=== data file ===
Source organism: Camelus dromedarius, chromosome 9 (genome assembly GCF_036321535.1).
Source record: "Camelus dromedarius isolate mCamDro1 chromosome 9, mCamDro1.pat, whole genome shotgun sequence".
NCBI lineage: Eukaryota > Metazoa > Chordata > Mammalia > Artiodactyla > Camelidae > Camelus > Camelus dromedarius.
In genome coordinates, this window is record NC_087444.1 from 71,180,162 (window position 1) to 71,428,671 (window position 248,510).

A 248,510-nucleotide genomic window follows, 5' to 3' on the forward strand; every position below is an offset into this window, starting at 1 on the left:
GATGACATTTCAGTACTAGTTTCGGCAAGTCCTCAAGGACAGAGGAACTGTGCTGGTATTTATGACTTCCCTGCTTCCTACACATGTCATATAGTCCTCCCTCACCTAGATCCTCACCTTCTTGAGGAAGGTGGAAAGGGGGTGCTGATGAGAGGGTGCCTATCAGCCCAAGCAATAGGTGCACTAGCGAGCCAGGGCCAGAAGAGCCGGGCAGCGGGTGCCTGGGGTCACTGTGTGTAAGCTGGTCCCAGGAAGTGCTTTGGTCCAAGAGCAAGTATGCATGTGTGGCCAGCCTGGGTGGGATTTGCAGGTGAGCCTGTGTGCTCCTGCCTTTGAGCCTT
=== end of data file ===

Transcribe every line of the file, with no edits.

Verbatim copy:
Source organism: Camelus dromedarius, chromosome 9 (genome assembly GCF_036321535.1).
Source record: "Camelus dromedarius isolate mCamDro1 chromosome 9, mCamDro1.pat, whole genome shotgun sequence".
NCBI lineage: Eukaryota > Metazoa > Chordata > Mammalia > Artiodactyla > Camelidae > Camelus > Camelus dromedarius.
In genome coordinates, this window is record NC_087444.1 from 71,180,162 (window position 1) to 71,428,671 (window position 248,510).

A 248,510-nucleotide genomic window follows, 5' to 3' on the forward strand; every position below is an offset into this window, starting at 1 on the left:
GATGACATTTCAGTACTAGTTTCGGCAAGTCCTCAAGGACAGAGGAACTGTGCTGGTATTTATGACTTCCCTGCTTCCTACACATGTCATATAGTCCTCCCTCACCTAGATCCTCACCTTCTTGAGGAAGGTGGAAAGGGGGTGCTGATGAGAGGGTGCCTATCAGCCCAAGCAATAGGTGCACTAGCGAGCCAGGGCCAGAAGAGCCGGGCAGCGGGTGCCTGGGGTCACTGTGTGTAAGCTGGTCCCAGGAAGTGCTTTGGTCCAAGAGCAAGTATGCATGTGTGGCCAGCCTGGGTGGGATTTGCAGGTGAGCCTGTGTGCTCCTGCCTTTGAGCCTT